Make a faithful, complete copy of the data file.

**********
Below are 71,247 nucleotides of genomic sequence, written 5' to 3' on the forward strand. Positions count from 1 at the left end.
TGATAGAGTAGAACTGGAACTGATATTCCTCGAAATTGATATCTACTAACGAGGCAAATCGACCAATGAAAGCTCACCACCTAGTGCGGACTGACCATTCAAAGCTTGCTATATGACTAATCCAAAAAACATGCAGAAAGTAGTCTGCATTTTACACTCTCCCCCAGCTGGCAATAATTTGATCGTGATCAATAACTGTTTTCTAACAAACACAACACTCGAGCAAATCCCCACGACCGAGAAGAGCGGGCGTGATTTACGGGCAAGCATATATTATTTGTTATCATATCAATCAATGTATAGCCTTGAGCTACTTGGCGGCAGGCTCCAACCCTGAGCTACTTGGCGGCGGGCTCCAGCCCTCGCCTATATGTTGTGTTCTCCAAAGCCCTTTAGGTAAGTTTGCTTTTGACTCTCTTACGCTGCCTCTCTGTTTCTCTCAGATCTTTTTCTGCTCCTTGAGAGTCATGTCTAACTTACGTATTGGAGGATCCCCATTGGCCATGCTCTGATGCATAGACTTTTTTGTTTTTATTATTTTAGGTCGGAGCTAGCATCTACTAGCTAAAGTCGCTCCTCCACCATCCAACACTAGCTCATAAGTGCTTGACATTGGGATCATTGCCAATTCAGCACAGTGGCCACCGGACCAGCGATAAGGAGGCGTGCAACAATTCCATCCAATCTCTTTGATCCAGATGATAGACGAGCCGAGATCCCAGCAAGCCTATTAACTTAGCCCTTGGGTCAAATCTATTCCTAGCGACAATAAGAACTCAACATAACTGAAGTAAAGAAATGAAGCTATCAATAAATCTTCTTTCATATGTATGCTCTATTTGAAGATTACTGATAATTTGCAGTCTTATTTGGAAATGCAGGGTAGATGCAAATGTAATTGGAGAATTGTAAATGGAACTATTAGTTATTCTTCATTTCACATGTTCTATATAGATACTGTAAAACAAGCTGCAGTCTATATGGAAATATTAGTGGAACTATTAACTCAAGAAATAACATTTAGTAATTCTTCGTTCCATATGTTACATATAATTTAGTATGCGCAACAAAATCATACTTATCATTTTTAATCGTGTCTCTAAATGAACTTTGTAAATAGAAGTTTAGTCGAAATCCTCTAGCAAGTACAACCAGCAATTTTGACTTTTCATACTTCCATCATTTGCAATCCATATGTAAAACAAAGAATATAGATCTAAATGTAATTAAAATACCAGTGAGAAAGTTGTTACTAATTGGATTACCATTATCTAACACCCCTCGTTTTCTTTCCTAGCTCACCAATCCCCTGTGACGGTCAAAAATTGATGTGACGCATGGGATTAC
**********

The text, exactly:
Below are 71,247 nucleotides of genomic sequence, written 5' to 3' on the forward strand. Positions count from 1 at the left end.
TGATAGAGTAGAACTGGAACTGATATTCCTCGAAATTGATATCTACTAACGAGGCAAATCGACCAATGAAAGCTCACCACCTAGTGCGGACTGACCATTCAAAGCTTGCTATATGACTAATCCAAAAAACATGCAGAAAGTAGTCTGCATTTTACACTCTCCCCCAGCTGGCAATAATTTGATCGTGATCAATAACTGTTTTCTAACAAACACAACACTCGAGCAAATCCCCACGACCGAGAAGAGCGGGCGTGATTTACGGGCAAGCATATATTATTTGTTATCATATCAATCAATGTATAGCCTTGAGCTACTTGGCGGCAGGCTCCAACCCTGAGCTACTTGGCGGCGGGCTCCAGCCCTCGCCTATATGTTGTGTTCTCCAAAGCCCTTTAGGTAAGTTTGCTTTTGACTCTCTTACGCTGCCTCTCTGTTTCTCTCAGATCTTTTTCTGCTCCTTGAGAGTCATGTCTAACTTACGTATTGGAGGATCCCCATTGGCCATGCTCTGATGCATAGACTTTTTTGTTTTTATTATTTTAGGTCGGAGCTAGCATCTACTAGCTAAAGTCGCTCCTCCACCATCCAACACTAGCTCATAAGTGCTTGACATTGGGATCATTGCCAATTCAGCACAGTGGCCACCGGACCAGCGATAAGGAGGCGTGCAACAATTCCATCCAATCTCTTTGATCCAGATGATAGACGAGCCGAGATCCCAGCAAGCCTATTAACTTAGCCCTTGGGTCAAATCTATTCCTAGCGACAATAAGAACTCAACATAACTGAAGTAAAGAAATGAAGCTATCAATAAATCTTCTTTCATATGTATGCTCTATTTGAAGATTACTGATAATTTGCAGTCTTATTTGGAAATGCAGGGTAGATGCAAATGTAATTGGAGAATTGTAAATGGAACTATTAGTTATTCTTCATTTCACATGTTCTATATAGATACTGTAAAACAAGCTGCAGTCTATATGGAAATATTAGTGGAACTATTAACTCAAGAAATAACATTTAGTAATTCTTCGTTCCATATGTTACATATAATTTAGTATGCGCAACAAAATCATACTTATCATTTTTAATCGTGTCTCTAAATGAACTTTGTAAATAGAAGTTTAGTCGAAATCCTCTAGCAAGTACAACCAGCAATTTTGACTTTTCATACTTCCATCATTTGCAATCCATATGTAAAACAAAGAATATAGATCTAAATGTAATTAAAATACCAGTGAGAAAGTTGTTACTAATTGGATTACCATTATCTAACACCCCTCGTTTTCTTTCCTAGCTCACCAATCCCCTGTGACGGTCAAAAATTGATGTGACGCATGGGATTAC